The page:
Why are 8 string classical guitars not more popular?

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Rasputin
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Re: Why are 8 string classical guitars not more popular?

Post by Rasputin » Wed Jan 17, 2018 1:10 pm

Conall wrote:
Wed Jan 17, 2018 12:58 pm
I found that if I tune the low E 6th to C and the A 5th to G I can play the suites from the bass clef cello music directly on a 6 string guitar. In fact in doing so I have at my disposal 3 of the cello's open strings (C,G,D) and so can play the third (C major) and fifth suites (C minor) in a more faithful & effective way than a 6 string guitar tuned normally. I can even play all the internal open string pedal notes in the original scores. I have also experimented with tuning the 2nd string down to A - to gain the cello's 1st open string - and used this tuning (C,G,D,G,A,E or D) to play the famous first suite in it's original G major. The open A 2nd string allows one of the pedal passages at the end of the prelude.
That is very interesting and something I will be trying very soon!
The only problem I have with tuning down to low C is that the 6th string is too loose & suffers somewhat being a step down too far. This is one major reason why I'd like a 7th or 8th string pitched to C.
Why not just use a fatter 6th string?

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prawnheed
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Re: Why are 8 string classical guitars not more popular?

Post by prawnheed » Wed Jan 17, 2018 1:13 pm

Conall wrote:
Wed Jan 17, 2018 12:58 pm
prawnheed wrote:
Tue Jan 16, 2018 11:28 pm
Conall wrote:
Tue Jan 16, 2018 10:24 pm
It's not just a case of "more music", Prawnheed. It makes more high quality music available for guitarists. We often complain (and our instrument is often criticized that) there are not enough high quality works playable on / written for guitar. A larger range makes more of Bach & Dowland's music open to us as well as lesser composers' best pieces (Weiss etc).
I don't think the repertoire problem is due to a shortage of strings on the instrument - it already has more than a violin or cello. The challenge is that there have been very few composers who took the instrument seriously enough to write decent music specifically for it.

The possibility for me to play more transcriptions of medieval and baroque music does not excite me enough to buy and learn to play a new style of guitar.
If you don't like the idea of more than 6 strings then that's up to you and of course you are in the majority!

If you are not a fan of Baroque & Renaissance music that is also your choice though avoiding music from this period obviously means denying yourself the music of some of the world's greatest ever composers (such as Bach of course).

If you do like & play the common modern versions of (for example) Bach's "lute works" then you are already playing Baroque transcriptions / arrangements. However I would argue that these 6 string arrangements will be inferior to ones that could be made on 8 (or even 7) strings since there are plenty of examples within these modern arrangements of the lute (or more likely "lautenwerk" keyboard) works in which there are less than satisfactory bass notes transpositions (especially in the 1st 2 movements of BWV 996) or even bass lines left out altogether (eg in bar 30 of the Sarabande of BWV 997).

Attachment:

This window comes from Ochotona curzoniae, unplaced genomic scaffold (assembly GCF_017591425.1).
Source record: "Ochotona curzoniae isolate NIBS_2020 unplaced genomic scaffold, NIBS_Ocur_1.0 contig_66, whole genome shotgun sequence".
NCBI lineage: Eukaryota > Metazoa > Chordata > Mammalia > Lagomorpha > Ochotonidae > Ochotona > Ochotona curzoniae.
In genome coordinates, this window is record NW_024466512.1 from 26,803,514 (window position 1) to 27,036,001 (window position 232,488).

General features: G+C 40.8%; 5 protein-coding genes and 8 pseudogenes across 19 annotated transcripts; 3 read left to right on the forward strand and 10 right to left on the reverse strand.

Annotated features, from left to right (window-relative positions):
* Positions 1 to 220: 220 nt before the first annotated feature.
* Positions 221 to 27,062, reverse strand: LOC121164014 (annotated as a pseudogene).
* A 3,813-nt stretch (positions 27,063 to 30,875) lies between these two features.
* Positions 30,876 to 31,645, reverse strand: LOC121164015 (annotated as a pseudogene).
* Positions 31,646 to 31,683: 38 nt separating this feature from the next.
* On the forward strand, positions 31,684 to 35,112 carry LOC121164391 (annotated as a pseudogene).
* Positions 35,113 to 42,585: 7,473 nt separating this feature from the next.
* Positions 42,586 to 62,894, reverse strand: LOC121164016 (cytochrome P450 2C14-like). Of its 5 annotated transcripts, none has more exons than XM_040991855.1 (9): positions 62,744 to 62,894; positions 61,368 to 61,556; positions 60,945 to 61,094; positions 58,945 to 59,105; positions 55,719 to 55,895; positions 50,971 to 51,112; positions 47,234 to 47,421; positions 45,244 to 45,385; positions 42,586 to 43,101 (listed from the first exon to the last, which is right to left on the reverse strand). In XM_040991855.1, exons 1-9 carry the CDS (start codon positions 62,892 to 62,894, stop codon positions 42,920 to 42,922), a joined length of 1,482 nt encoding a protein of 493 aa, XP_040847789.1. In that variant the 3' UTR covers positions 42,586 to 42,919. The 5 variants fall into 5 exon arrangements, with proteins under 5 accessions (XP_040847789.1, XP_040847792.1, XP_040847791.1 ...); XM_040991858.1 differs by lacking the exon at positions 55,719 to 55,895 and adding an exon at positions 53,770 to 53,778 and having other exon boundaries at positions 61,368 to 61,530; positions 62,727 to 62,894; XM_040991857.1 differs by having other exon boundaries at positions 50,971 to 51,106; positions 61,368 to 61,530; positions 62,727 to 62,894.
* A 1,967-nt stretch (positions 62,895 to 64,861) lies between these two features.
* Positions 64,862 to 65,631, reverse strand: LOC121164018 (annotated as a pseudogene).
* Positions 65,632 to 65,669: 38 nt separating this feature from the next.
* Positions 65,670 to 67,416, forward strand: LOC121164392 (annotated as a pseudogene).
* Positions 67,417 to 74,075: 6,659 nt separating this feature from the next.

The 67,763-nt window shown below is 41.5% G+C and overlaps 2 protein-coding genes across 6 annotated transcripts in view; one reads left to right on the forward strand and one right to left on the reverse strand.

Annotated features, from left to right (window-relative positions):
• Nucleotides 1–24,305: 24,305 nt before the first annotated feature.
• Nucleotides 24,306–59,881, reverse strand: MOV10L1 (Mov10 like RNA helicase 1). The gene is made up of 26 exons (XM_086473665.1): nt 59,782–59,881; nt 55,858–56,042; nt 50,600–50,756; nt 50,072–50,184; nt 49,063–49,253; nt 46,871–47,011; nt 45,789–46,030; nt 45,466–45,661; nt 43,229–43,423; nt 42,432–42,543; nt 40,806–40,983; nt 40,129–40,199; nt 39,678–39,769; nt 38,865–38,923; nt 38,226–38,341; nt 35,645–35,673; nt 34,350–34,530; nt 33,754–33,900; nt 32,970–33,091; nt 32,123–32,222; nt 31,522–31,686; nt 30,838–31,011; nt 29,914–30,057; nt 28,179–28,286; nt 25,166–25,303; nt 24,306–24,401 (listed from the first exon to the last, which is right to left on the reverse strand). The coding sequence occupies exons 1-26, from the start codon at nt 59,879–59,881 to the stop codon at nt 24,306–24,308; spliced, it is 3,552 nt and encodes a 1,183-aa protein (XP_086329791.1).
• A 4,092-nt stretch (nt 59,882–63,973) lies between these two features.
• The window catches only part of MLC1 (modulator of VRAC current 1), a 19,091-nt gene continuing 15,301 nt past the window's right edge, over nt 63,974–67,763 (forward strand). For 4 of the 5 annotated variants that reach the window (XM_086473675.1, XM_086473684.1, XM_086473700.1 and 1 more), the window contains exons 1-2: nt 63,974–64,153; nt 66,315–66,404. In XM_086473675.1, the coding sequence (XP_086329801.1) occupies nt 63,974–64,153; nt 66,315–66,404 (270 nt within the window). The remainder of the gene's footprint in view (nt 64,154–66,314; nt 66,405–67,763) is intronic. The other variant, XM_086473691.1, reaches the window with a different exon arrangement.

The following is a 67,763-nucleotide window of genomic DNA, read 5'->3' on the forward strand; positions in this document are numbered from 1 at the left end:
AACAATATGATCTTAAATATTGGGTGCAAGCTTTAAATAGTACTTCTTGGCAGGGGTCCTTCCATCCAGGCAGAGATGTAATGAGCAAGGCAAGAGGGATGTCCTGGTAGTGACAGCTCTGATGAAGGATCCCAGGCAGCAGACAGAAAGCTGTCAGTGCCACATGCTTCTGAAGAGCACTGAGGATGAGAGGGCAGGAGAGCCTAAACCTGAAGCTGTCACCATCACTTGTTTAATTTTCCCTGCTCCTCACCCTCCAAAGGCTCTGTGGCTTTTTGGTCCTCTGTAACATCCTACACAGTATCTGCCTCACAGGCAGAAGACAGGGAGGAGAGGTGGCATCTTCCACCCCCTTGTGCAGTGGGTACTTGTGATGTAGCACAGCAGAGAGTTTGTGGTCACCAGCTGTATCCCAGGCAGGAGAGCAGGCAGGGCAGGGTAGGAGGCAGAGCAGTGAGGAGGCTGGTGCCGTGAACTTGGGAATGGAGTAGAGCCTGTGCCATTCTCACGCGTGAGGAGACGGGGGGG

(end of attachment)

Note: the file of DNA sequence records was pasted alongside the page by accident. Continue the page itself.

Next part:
In contrast to you it does excite me to play (for example) Bach's cello suites in their original keys & pitch instead of many of the frankly poor modern guitar transcriptions. I found that if I tune the low E 6th to C and the A 5th to G I can play the suites from the bass clef cello music directly on a 6 string guitar. In fact in doing so I have at my disposal 3 of the cello's open strings (C,G,D) and so can play the third (C major) and fifth suites (C minor) in a more faithful & effective way than a 6 string guitar tuned normally. I can even play all the internal open string pedal notes in the original scores. I have also experimented with tuning the 2nd string down to A - to gain the cello's 1st open string - and used this tuning (C,G,D,G,A,E or D) to play the famous first suite in it's original G major. The open A 2nd string allows one of the pedal passages at the end of the prelude. Needless to say these tunings make the guitar very resonant when playing in C major & minor particularly but also they mimic the resonances of the cello. The only problem I have with tuning down to low C is that the 6th string is too loose & suffers somewhat being a step down too far. This is one major reason why I'd like a 7th or 8th string pitched to C. Ideally I'd learn the cello but I'm too old to start that now and of course we guitarists have one advantage over the cello in that we can play the chords more cleanly or as block chords.

Re: "why not just play harp or harp guitar then?"....I've already answered that. 8 (or 7) string guitars where the 7th & 8th are fretable & the neck is only a bit wider than on a 6 string (& the guitar stronger but similar in design to a 6 string) are not that major a departure from a 6 string (I'm not talking about Galbraith's fan-fretted "Brahms guitar" - an altogether different proposition). But 10-15 strings where most extra lower strings are played open need a very wide right hand span which I dislike (as I discovered playing the Baroque lute) and the character of this type of guitar is too close to the harp which I like a lot less than a 6-8 string (fretable) guitar.